Carbon war erupts in Europe
A battle of world significance has started quietly in Europe. Like all battles it is about energy, resources and ideology.
In the red corner, with a coercive utopian green ideology, is Germany, strongly supported by Denmark and UK. This group wants to forcibly wean Europe off carbon fuels by replacing them with sunbeams, sea breezes and fermented food crops. They get self-serving support from places like nuclear powered France, hydro-powered Scandinavia and geothermal Iceland. They are now proposing more drastic cuts in Europe’s usage of carbon fuels after 2020.
In the blue corner is Poland, with quiet support from the Czech Republic, Hungary, Slovakia and Romania.
Poland relies on coal power, has undeveloped gas resources and prefers to use its short growing season to produce food, not fuel. The Poles know that nuclear power is the only realistic non-carbon option for Eastern Europe. They have recent experience of coercive central planners, and want to avoid dependence on Russian gas.
Naturally the German Greens oppose Poland’s use of coal, gas or nuclear power. In self-defence, Poland is opposing the plan for extra cuts in the use of carbon fuels in the EU after 2020.
This is a crucial battle in the carbon war. If Eastern Europe caves to the Greens, all Europe faces very painful adjustments. Power and food costs will surge, electricity supplies will become unreliable, and industry and jobs will migrate.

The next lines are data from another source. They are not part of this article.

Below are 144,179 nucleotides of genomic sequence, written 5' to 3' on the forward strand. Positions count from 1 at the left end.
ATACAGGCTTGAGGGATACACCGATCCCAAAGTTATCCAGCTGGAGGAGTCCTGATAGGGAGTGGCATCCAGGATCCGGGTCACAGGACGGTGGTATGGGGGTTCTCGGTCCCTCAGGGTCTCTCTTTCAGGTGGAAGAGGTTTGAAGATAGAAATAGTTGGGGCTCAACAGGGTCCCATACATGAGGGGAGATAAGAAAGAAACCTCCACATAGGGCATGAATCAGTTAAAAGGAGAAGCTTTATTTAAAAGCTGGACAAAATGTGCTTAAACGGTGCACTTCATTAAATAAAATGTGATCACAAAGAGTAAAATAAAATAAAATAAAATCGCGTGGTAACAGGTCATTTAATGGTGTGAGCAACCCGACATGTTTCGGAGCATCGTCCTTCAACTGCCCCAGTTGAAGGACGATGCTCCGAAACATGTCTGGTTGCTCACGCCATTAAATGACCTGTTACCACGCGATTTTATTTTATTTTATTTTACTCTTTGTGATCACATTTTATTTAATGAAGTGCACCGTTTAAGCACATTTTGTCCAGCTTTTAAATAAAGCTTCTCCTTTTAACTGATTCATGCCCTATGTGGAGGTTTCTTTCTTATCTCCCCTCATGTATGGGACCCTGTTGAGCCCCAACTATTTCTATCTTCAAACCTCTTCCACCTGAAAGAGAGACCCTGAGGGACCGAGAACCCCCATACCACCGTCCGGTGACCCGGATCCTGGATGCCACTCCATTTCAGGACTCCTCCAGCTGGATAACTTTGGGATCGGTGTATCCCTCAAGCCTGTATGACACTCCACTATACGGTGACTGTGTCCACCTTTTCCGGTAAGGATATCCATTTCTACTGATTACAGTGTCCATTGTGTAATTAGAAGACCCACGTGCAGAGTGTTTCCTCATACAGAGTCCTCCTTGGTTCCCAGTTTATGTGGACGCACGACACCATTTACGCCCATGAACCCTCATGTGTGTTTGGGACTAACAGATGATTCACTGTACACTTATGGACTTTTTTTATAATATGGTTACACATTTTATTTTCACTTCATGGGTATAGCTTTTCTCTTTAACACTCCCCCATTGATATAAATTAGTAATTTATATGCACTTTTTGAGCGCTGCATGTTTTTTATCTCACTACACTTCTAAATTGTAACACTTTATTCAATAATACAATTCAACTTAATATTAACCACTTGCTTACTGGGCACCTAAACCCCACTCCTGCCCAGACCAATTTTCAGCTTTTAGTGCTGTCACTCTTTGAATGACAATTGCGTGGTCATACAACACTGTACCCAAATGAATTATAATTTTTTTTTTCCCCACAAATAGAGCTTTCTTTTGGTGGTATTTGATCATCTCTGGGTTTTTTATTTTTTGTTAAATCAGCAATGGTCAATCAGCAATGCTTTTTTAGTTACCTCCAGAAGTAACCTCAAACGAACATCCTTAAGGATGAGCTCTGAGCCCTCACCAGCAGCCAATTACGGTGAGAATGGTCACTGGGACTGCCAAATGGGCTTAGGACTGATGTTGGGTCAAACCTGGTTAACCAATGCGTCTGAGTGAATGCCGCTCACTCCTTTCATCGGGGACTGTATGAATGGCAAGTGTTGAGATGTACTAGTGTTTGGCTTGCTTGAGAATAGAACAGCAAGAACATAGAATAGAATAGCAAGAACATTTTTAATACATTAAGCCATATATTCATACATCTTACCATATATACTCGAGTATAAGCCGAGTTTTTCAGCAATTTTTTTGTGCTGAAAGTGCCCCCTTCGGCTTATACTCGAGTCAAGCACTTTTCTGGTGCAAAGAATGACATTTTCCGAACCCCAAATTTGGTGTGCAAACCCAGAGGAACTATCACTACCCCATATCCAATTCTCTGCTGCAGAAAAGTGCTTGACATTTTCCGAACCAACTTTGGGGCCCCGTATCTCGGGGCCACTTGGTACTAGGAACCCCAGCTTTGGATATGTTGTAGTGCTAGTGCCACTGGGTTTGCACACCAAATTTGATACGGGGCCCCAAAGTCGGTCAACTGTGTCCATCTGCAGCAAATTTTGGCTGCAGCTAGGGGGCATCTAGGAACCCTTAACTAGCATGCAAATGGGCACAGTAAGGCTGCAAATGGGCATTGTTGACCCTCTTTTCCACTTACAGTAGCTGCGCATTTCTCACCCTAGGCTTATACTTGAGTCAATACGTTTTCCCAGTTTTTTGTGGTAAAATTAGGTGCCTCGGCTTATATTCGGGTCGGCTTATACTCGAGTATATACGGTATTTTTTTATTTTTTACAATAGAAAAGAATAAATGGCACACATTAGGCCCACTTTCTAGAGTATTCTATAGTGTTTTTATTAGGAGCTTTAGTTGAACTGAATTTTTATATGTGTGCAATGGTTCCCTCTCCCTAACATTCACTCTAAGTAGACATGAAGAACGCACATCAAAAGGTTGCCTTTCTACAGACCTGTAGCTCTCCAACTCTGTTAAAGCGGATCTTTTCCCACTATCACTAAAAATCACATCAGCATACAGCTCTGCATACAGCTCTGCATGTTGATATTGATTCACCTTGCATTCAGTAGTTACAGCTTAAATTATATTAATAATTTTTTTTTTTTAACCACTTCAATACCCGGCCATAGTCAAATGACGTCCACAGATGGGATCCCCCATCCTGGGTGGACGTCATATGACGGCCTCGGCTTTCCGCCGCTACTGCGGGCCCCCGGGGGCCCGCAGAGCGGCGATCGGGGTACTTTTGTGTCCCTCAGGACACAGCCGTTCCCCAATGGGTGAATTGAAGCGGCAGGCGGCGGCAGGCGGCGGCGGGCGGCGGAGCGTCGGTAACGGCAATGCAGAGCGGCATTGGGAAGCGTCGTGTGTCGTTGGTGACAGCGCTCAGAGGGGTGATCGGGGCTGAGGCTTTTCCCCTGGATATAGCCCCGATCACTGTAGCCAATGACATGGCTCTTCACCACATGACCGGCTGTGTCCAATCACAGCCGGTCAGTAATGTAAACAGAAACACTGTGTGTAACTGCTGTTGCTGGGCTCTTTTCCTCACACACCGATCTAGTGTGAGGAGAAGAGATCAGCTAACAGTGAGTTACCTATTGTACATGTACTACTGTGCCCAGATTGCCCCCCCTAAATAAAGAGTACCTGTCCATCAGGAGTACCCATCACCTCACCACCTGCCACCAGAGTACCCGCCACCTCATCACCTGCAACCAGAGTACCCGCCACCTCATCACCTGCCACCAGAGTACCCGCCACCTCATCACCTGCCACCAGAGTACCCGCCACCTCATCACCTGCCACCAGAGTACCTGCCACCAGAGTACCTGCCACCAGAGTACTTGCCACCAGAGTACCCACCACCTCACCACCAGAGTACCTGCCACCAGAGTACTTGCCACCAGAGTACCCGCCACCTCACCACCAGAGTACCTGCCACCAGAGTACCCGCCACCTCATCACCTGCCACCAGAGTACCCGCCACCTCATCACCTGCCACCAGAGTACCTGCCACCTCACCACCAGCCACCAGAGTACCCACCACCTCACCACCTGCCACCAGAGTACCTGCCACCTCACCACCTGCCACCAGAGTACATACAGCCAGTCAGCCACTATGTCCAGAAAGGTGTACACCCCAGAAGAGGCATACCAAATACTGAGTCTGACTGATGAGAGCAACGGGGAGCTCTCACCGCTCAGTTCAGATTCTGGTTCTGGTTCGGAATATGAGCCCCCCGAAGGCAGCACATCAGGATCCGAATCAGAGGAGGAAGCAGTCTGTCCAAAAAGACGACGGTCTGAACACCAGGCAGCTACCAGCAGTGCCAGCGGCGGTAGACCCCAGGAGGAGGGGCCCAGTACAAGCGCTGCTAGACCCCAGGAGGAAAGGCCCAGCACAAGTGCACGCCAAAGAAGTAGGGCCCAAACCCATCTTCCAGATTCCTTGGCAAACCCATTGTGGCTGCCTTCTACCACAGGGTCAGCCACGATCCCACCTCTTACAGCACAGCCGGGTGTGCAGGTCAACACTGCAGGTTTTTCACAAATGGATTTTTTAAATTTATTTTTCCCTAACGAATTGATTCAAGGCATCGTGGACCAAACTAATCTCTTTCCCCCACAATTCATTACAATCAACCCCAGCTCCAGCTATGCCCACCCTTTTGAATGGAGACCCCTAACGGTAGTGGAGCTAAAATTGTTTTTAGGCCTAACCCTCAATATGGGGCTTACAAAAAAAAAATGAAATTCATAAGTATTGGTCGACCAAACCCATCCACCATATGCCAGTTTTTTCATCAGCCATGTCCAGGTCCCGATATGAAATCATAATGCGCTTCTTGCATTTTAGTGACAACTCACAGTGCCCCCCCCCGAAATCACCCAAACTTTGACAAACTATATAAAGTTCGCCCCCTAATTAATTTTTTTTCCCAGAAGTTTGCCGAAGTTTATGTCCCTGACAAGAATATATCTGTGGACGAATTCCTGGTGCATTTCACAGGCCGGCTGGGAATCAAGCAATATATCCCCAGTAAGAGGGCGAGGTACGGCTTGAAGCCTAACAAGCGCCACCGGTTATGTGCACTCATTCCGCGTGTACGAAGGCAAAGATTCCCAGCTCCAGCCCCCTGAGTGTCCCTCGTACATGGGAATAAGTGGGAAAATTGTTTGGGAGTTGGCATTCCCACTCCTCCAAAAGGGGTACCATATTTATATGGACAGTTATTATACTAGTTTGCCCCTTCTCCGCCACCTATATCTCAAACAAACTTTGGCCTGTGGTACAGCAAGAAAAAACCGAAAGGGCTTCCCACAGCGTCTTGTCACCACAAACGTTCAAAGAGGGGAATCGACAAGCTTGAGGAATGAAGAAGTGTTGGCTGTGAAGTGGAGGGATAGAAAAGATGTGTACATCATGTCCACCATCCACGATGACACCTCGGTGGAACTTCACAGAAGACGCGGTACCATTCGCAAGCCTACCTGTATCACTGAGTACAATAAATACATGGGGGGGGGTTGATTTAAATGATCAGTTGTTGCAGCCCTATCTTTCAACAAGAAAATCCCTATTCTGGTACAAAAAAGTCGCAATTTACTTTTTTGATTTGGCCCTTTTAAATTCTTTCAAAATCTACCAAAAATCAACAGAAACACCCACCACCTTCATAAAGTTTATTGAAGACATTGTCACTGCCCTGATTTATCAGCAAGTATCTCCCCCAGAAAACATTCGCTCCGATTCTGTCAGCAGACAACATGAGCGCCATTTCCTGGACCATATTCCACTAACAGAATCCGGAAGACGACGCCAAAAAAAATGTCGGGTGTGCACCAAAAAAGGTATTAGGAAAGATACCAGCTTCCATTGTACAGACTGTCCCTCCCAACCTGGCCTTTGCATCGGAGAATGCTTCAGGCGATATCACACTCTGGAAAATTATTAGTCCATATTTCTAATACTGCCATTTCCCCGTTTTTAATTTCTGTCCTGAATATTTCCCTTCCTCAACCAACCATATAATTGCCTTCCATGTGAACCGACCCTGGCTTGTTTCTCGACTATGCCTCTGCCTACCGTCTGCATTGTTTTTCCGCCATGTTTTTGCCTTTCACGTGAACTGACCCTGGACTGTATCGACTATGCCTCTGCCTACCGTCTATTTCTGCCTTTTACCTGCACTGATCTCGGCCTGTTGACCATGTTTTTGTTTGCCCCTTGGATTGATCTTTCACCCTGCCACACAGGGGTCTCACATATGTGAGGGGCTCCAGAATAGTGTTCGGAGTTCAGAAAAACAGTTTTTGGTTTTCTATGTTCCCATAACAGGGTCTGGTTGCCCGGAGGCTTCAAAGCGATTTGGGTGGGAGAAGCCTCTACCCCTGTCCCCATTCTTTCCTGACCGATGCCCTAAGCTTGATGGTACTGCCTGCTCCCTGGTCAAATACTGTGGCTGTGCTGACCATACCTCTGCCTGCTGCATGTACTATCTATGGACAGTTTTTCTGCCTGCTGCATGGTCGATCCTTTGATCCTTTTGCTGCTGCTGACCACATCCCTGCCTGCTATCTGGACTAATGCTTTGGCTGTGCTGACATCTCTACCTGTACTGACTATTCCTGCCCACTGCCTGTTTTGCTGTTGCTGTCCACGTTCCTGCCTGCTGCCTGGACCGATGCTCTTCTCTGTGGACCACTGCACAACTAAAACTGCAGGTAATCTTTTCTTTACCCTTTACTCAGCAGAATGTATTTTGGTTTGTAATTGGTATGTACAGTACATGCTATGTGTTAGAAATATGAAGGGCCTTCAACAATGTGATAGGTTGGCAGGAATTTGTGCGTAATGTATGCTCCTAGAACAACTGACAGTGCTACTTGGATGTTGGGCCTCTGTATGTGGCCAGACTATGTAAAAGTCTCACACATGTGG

This battle shows that the green consensus in Europe is starting to crumble. If Europe cannot get unanimous support for more carbon cuts, even within the EU, there is no hope for a binding world treaty.
Australia seeks green adulation by trying to lead the world in carbon taxation, but Australia is in the same position as Poland with nuclear power banned and little hydro potential. Australia and New Zealand are already the lonely carbon fools of the Pacific. The growing doubts in Europe may well leave us with the world title.
Viv Forbes is chairman of the Carbon Sense Coalition. He has a degree in Applied Science and has spent his career in the mining, farming, energy and investment industries, with many positions from rouseabout, to investment manager, to chairman of the board. He has lived in Canberra and has worked for state and federal public services. He is now semi-retired. He is a non-executive director of a small Australian coal explorer.